The collection of string functions

Started by sukishan, Jul 13, 2009, 12:01 AM

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sukishan

The collection of string functions included in windows to calculate string length, copy string, concatenate strings and compare strings are listed below:

lstrcmpi - Compares two strings, ignoring case.

lstrcmp - Compares two strings.

lstrcpyn - Copies one string to another, with a maximum length.

lstrcpy - Copies one string to another.

lstrlen - Gets the length of a string in characters.


lstrcmpi
Compares two character strings. The comparison is not case sensitive.

Syntax

int lstrcmpi(LPSTR lpszString1,LPSTR lpszString2);

The first parameter lpszString1 is the pointer to the first null-terminated string to be compared. The second parameter lpszString2 is the pointer to the second null-terminated string to be compared. This function returns a negative value if the function succeeds and the string that lpszString1 points to is less than the string that lpszString2 points to. Returns a positive value if the string that lpszString1 points to is greater than the string that lpszString2 points to. Returns zero if the strings are equal. The lstrcmpi function compares two wide strings by checking the first characters against each other, the second characters against each other, and so on until it finds an inequality or reaches the ends of the strings. Similarly two wide strings can be compared using the function lstrcmpiW and also the wide character string can be represented using LPCWSTR (long pointer to wide character string).


lstrcmp

Compares two strings. The comparison is case sensitive.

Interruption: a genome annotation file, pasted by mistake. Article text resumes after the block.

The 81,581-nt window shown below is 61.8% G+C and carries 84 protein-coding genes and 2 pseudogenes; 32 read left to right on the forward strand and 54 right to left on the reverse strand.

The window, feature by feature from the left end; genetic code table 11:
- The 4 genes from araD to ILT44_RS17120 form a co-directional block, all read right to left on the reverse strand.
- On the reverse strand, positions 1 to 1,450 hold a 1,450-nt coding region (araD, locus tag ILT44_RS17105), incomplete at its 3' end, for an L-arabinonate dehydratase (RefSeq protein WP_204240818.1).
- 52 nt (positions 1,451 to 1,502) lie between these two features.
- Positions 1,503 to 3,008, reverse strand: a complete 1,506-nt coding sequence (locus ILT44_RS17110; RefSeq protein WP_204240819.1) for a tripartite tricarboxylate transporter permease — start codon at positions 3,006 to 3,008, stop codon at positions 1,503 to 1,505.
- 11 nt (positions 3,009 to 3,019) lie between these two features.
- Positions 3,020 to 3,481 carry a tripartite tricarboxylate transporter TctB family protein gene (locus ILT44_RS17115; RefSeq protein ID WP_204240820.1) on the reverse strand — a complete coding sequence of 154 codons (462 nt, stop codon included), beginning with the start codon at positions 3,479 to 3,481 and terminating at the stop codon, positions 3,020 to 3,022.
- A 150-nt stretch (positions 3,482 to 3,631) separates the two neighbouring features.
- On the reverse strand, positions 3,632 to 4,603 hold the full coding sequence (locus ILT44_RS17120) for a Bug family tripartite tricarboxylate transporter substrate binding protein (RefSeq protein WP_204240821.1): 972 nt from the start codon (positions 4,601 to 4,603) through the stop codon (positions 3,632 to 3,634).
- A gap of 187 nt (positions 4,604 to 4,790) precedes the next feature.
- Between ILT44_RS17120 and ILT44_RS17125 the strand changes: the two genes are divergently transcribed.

Syntax

int lstrcmp(LPSTR lpszString1,LPSTR lpszString2);

The first parameter lpszString1 is the Pointer to the first null-terminated wide string to be compared. The second parameter lpszString2 is the Pointer to the second null-terminated wide string to be compared. Returns a negative value if the function succeeds and the string that lpszString1 points to is less than the string that lpszString2 points to. Returns a positive value if the string that lpszString1 points to is greater than the string that lpszString2 points to. This function returns zero if the strings are equal. The lstrcmp function compares two strings by checking the first characters against each other, the second characters against each other, and so on until it finds an inequality or reaches the ends of the strings. Similarly two wide strings can be compared ignoring case using the function lstrcmpW.


lstrcpy

Copies a string to a buffer.

Syntax

LPSTR lstrcpy(LPSTR lpszString1,LPSTR lpszString2);

The first parameter lpszString1 is the Pointer to a buffer to receive the contents of the string pointed to by the lpszString2 parameter. The buffer must be large enough to contain the string, including the terminating wide null character. The second parameter lpszString2 is the pointer to the null-terminated wide string to be copied. This function returns a pointer to the buffer. Similarly two wide strings can be copied using the function lstrcpyW.


lstrcpyn
Copies a string to a buffer, up to a specified number of characters.

Syntax

LPSTR lstrcpyn(LPSTR lpszString1,LPSTR lpszString2,int iMaxLength);

The first parameter lpszString1 is the pointer to a buffer to receive the contents of the string that the lpszString2 parameter points to. The buffer must be large enough to contain the string, including the terminating wide null character. The second parameter lpszString2 is the pointer to the null-terminated string to be copied. The third parameter iMaxLength gives the maximum number of characters to copy, including a terminating null character. This function returns a pointer to the buffer. If iMaxLength is nonzero, lstrcpyn always inserts a terminating null character in the destination string, which could result in the source string being truncated. Similarly lstrcpynW copies a wide string to a buffer, up to a specified number of wide characters.


lstrlen

Retrieves the length of the specified string.

Syntax

int lstrlen(LPSTR lpszString);

The first parameter lpszString is the pointer to a null-terminated wide string. If the function succeeds, the return value specifies the length of the string. Similarly lstrlenW retrieves the length of the specified wide string.
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